The Christ of Christmasby James Montgomery Boice
But the Christmas story is more than sentimentalit is powerful. It deals with real people, it involves pain, and it is one the most strikingly
The Christmas story evokes many touching images. Halos, fresh hay, shepherds carrying newborn lambs and young motherhood in blue homespun. It’s enough to bring tears to the eyes of Christmastime churchgoers.
But the Christmas story is more than sentimentalit is powerful. It deals with real people, it involves pain, and it is one the most strikingly unusual stories in all history.
Above all, its main emphasis is not on the infancy of Jesus but on the deity of Jesusand why that deity took the form of an infant. It’s a story that still has deep meaning today.
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Meet the Author
James Montgomery Boice (BA, Harvard; BD, Princeton; ThD, University of Basel) was the pastor of historic Tenth Presbyterian Church, Philadelphia, Pennsylvania. Although he died in 2000, he can still be heard today on the radio ministry ‘The Bible Study Hour.’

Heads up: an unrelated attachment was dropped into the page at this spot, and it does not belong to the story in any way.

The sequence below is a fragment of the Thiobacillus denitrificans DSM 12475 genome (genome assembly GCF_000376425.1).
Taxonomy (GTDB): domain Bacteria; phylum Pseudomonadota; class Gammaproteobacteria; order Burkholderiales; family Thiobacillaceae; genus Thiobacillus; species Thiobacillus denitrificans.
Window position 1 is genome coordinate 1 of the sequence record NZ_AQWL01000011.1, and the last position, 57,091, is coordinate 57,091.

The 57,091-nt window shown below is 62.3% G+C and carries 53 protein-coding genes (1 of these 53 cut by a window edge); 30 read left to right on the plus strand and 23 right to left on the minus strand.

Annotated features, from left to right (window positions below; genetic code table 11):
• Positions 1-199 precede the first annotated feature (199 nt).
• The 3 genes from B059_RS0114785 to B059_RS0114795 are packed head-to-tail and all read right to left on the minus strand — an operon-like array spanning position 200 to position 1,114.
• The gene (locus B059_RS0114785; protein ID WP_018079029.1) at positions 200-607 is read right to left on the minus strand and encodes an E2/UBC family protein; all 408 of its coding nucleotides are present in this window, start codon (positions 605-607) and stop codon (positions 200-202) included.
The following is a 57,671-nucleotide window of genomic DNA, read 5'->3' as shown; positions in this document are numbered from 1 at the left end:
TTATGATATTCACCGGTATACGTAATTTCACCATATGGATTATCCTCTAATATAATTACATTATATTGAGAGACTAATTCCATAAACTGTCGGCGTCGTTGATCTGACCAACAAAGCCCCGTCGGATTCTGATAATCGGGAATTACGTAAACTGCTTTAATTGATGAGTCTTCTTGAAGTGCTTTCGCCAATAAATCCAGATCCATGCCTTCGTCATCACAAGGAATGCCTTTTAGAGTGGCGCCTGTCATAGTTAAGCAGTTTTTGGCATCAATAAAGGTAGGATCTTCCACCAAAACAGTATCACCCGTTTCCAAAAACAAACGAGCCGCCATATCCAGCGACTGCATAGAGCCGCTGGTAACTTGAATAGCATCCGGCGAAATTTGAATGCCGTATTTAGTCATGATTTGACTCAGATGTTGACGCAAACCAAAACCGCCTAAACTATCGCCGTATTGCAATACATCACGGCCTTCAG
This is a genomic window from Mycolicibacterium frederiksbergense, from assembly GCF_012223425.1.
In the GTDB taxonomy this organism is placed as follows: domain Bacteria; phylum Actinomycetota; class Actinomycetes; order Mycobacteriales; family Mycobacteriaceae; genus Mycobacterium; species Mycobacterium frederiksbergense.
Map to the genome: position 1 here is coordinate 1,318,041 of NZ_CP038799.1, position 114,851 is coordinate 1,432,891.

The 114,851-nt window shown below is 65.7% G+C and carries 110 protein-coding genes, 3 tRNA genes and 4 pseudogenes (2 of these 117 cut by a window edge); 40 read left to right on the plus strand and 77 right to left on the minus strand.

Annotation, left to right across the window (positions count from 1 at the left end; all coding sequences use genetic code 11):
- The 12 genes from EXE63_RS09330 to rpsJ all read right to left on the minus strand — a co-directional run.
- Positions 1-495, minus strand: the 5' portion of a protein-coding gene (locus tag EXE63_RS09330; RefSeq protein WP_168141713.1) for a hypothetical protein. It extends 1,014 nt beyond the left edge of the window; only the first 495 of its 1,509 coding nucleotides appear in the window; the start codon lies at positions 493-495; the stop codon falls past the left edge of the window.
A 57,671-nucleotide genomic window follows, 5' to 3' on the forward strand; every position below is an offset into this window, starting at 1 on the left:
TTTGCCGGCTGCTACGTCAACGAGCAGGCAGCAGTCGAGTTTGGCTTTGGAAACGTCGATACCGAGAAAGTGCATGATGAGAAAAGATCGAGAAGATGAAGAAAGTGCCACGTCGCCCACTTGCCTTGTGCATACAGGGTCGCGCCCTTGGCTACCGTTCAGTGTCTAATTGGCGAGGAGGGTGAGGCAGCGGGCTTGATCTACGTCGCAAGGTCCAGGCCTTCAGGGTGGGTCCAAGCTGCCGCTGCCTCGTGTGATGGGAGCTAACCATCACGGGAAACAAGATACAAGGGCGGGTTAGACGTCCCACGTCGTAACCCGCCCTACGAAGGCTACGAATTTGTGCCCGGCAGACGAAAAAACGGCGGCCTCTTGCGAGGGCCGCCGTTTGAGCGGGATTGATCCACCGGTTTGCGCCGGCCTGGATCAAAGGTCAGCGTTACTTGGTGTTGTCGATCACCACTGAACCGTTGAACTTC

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James Montgomery Boice (1938-2000) was a Reformed theologian and pastor of Tenth Presbyterian Church in Philadelphia from 1968 until his death, and was heard on The Bible Study Hour radio broadcast. Here are some quotations from this 1983 book: "If the (Christmas) story were ... an event that merely had happened 2,000 years ago (or even 100 years ago) and then ended, it would have no hold on us. What does it really matter that somebody died long ago in a far-off land? I have my problems. You have your problems. So what? But if the One who came then still comes, if He comes to the individual through His Spirit to bring the results of the salvation He accomplished 2,000 years ago to where you and I stand and act now, then this story lives and enables us to live also." (Pg. 17) "One tragedy of the first Christmas is that so many came close to Christmas yet missed it all... There were the political leaders of the time: Caesar Augustus and Quirinius, the governor of Syria... The innkeeper also missed Christmas...(Pg. 75) "The means of celebrating Christmas (Lk 2:17-20) suggests are: (1) to tell others about it; (2) to wonder at the event itself; (3) to ponder its meaning; and (4) to glorify and praise God for what was done there." (Pg. 112)